For more than 30 years, CalPERS has developed and implemented emerging manager programs and invested with emerging and diverse managers.

Our objective for investing in emerging manager programs is to:

  • Generate appropriate, risk-adjusted investment returns by identifying early-stage funds with strong potential for success.
  • Access unique investment opportunities that may otherwise be overlooked.
  • Cultivate the next generation of external investment management talent.

Private Equity Emerging & Diverse Manager Fund Commitment

In 2023, CalPERS announced a $1 billion commitment to identify and support the next generation of investor entrepreneurs in private markets. Our commitment represents the next evolutionary step in our emerging and diverse manager strategy in Private Equity. We want to establish an ecosystem that helps emerging and diverse firms mitigate risk, unlock alpha, accelerate growth, and provide risk-adjusted returns. We’ll directly invest in investment entrepreneurs to create meaningful relationships with high-performing, next generation managers with a strong potential for success.

Through the Emerging Manager Program, we hire advisors who construct portfolios of smaller asset management firms for us. If you're an emerging manager and would like to submit an investment proposal, you may reach out to one of the emerging manager advisors below.

Advisor Advisor Contact Information
GCM Elevate
  • Contact: Elizabeth Browne, Managing Director
  • Phone: (312) 506-4545
  • Email:
  • Address:
    GCM Grosvenor
    900 North Michigan Avenue, Suite 100
    Chicago, IL 60611
TPG Next
  • Contact: Pamela Pavkov
  • Phone: (415) 743-1500
  • Email:
  • Address:
    TPG Next
    345 California Street, Suite 3300
    San Francisco, CA 94104

To develop a definition for diverse managers, staff identified four core demographics (i.e., gender, ethnicity, sexual orientation, and other) as diversity identifiers. The CalPERS Board approved the following diverse manager definitions based on the total percentage of firm ownership, or fund economics:

  • Substantially diverse: A firm that is 25% to 50% owned by women and/or ethnic minority group members, and/or a person of the LGBTQ+ community, or where diverse teams receive 25% to 50% of the fund’s carried interest.
  • Majority diverse: A firm that is over 50% owned by women and/or ethnic minority group members, and/or a person of the LGBTQ+ community, or where diverse teams receive more than 50% of the fund’s carried interest.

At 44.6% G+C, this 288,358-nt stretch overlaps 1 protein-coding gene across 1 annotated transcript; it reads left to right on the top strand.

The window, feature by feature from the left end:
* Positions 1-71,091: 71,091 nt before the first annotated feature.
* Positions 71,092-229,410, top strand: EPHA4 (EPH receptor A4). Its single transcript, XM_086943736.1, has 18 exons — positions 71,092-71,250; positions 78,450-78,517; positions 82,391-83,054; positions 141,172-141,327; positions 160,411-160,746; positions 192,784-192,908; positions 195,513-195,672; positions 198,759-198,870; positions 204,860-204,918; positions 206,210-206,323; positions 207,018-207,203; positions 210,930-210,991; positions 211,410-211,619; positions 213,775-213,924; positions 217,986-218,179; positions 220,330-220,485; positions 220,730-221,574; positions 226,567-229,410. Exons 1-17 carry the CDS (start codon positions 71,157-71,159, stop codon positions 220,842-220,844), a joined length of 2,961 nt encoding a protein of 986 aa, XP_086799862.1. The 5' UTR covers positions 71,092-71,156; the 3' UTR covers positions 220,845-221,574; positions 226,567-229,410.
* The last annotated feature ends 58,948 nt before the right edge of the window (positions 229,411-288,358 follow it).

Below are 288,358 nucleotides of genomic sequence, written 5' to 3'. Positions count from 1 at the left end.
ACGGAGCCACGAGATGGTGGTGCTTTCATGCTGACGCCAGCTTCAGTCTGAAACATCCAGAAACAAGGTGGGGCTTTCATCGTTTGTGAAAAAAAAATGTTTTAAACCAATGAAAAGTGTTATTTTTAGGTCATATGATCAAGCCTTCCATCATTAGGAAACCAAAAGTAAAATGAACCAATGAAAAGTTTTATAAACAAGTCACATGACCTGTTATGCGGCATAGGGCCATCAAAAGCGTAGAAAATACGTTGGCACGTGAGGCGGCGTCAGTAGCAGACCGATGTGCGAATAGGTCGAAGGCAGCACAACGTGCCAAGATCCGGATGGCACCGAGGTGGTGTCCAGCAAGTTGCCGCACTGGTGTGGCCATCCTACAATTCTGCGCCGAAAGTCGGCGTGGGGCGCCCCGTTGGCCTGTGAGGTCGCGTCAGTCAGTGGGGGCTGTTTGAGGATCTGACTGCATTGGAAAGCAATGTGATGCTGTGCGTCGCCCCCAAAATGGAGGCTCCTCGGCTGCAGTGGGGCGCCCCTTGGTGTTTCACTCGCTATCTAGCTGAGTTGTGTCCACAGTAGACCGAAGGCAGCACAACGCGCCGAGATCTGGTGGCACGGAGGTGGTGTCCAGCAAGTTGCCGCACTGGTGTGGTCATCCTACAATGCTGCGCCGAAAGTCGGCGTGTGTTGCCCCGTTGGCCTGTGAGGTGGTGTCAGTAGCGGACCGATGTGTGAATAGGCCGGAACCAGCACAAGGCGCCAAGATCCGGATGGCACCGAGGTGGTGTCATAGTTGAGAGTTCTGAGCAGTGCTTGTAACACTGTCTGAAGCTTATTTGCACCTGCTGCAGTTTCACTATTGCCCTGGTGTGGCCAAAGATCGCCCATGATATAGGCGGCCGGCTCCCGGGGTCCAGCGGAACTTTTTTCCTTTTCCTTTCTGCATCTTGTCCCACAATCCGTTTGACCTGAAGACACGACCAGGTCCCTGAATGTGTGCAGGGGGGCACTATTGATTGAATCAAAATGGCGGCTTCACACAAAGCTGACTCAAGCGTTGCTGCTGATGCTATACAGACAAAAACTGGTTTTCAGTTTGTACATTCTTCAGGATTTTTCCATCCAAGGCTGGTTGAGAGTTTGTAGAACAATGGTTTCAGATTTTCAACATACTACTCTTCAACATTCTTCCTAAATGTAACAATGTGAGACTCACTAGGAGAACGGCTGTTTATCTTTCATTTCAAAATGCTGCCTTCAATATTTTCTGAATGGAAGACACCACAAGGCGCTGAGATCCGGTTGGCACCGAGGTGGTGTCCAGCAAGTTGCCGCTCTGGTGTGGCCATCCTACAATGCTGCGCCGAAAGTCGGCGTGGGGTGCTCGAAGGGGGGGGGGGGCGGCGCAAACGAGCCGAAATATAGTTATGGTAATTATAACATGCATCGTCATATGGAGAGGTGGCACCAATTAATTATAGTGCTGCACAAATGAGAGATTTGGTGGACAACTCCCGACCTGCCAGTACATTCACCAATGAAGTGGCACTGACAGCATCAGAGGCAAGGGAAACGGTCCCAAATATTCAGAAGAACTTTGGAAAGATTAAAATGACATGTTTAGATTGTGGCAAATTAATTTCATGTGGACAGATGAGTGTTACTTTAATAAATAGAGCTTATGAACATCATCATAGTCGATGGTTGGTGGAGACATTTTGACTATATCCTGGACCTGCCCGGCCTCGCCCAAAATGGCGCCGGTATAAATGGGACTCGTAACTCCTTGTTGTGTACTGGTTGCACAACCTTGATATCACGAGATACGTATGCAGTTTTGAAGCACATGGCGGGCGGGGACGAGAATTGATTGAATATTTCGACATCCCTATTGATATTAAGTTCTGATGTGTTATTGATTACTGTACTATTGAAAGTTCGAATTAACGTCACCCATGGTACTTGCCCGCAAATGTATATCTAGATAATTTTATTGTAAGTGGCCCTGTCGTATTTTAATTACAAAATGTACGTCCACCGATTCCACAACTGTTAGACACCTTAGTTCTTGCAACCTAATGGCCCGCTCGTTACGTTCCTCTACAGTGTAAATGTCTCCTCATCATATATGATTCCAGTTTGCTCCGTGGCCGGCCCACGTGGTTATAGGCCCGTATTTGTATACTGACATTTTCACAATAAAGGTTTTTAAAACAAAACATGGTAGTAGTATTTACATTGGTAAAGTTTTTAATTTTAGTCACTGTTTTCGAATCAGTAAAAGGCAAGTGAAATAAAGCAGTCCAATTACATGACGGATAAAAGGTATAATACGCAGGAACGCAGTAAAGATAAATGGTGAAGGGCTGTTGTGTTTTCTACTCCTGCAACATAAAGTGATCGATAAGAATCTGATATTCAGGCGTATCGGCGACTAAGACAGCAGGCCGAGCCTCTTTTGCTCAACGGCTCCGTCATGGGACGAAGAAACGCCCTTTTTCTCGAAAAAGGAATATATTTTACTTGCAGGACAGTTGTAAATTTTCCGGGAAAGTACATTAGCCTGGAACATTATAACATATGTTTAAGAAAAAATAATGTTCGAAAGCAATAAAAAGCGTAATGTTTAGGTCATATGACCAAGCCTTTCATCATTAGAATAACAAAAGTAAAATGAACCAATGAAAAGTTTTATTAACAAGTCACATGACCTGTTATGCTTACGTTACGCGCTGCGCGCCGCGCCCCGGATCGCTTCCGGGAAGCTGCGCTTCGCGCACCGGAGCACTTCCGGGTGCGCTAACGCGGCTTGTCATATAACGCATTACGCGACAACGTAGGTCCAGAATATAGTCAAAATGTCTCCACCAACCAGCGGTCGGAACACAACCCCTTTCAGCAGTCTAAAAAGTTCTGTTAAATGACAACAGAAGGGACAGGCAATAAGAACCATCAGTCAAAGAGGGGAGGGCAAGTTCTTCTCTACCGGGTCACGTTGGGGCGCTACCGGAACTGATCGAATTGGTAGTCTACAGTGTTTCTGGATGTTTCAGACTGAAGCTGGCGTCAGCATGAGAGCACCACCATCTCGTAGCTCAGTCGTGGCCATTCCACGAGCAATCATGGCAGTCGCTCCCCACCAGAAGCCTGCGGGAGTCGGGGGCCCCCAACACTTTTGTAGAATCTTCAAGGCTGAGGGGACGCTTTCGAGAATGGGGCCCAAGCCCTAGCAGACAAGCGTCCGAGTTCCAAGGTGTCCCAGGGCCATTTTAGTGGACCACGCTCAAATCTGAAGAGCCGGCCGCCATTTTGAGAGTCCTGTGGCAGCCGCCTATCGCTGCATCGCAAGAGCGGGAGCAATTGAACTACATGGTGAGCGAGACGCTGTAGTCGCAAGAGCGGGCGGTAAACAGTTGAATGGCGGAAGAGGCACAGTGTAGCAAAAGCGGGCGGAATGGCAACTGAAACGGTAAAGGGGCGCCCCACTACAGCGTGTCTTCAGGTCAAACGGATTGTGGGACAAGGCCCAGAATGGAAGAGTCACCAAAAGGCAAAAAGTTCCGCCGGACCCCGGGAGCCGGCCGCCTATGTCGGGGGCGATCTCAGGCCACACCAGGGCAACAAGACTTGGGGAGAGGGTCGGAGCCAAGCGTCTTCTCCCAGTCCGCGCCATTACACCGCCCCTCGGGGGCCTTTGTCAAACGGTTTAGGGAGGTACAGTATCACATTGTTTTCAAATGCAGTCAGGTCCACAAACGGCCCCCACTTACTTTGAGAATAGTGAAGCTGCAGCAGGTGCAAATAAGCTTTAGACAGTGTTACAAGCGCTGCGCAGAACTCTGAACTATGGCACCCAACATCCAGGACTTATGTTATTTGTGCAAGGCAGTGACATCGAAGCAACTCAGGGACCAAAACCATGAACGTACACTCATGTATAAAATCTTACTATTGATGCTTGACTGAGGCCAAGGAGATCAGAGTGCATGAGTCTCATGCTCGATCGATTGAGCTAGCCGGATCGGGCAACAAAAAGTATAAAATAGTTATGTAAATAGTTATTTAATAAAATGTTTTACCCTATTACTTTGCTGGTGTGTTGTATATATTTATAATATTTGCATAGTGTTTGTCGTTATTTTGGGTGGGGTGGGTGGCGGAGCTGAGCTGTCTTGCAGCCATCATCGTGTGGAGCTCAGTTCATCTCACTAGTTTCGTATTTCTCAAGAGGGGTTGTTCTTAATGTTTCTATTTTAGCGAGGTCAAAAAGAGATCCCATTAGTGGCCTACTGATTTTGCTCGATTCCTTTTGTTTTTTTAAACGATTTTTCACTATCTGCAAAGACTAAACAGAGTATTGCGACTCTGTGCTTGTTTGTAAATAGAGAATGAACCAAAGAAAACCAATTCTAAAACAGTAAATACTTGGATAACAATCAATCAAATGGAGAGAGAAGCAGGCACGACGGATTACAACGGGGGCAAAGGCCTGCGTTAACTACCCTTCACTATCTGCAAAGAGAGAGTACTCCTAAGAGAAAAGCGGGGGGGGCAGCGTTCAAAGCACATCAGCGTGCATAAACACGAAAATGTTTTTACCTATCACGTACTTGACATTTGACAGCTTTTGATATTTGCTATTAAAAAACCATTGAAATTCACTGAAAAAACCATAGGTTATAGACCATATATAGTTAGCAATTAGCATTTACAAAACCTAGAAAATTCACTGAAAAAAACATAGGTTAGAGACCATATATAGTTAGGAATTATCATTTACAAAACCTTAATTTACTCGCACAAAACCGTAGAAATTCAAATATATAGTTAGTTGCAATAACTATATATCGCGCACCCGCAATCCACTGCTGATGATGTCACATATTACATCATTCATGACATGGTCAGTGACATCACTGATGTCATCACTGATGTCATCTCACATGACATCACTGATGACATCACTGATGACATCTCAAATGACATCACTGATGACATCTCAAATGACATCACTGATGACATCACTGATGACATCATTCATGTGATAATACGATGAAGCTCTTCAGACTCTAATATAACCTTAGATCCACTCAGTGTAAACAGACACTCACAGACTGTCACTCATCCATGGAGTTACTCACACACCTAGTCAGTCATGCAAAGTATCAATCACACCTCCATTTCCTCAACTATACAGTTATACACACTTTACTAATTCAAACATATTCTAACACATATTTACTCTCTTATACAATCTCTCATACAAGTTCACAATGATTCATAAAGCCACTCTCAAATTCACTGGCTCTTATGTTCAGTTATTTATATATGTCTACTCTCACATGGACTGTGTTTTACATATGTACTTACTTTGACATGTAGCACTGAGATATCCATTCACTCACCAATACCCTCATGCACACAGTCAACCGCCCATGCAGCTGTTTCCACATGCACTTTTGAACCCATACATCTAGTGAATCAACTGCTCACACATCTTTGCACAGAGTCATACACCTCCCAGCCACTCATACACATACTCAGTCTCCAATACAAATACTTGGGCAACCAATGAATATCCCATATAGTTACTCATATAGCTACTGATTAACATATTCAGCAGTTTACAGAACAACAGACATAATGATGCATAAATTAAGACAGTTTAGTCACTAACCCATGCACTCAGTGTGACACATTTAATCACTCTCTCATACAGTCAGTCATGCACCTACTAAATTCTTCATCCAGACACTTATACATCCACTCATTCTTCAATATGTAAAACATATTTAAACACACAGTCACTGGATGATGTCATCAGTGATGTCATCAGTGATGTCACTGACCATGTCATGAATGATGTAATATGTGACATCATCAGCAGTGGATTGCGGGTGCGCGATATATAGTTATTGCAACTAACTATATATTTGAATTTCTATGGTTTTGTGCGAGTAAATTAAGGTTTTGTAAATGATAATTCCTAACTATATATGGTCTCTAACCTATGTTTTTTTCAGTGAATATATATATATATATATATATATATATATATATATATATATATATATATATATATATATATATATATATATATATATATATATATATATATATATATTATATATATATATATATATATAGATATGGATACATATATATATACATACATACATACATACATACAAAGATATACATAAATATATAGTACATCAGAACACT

Minority group members include United States citizens and permanent residents who are African American, Hispanic American, Native American, Pacific Islander, or other, based EEO-1 US Census classifications.

Persons of the LGBTQ+ community include people who identify as lesbian, gay, bi-sexual, transgender, queer, and more.

California law prohibits state agencies from discriminating against or granting preferential treatment to any individual or group based on race, sex, color, ethnicity, or national origin in the operation of public contracting. Therefore, we may not grant preferential treatment to emerging or diverse managers based on the above characteristics.

Women and minority managers are more likely to be emerging managers; as a result, an ancillary benefit of our emerging manager strategies may be the increased diversification of our external fund managers.

We generally define emerging managers as newly formed or relatively small firms. Each CalPERS asset class has emerging manager definitions based on assets under management (AUM), length of track record, and/or the specific fund’s size when applicable.

Fund of fund advisors have traditionally operated our Emerging Manager Programs. These advisors act as an extension of staff and manage the sourcing, selecting, diligence, and commitment processes for us. However, our investments with emerging and diverse managers are not limited to dedicated emerging manager programs. We’re committed to equal access and opportunity for all investment managers, who may submit an investment proposal to CalPERS at any time.

Below are the definitions for emerging managers based on asset class. The qualification thresholds vary across asset classes for reasons related to the nature of the respective asset classes (e.g., private vs public).

For private assets (private debt, private equity, and real assets,) the emerging manager definition is based on a fund size equal to or less than $2 billion dollars, and length of track record as follows, for:

  • Private debt - first, second, or third institutional fund
  • Private equity - first, second, or third institutional fund
  • Real assets - first, second, or third institutional fund or separate account

Public assets include global equity and global fixed income. The emerging manager definition for these assets is based on AUM totaling less than or equal to $5 billion dollars.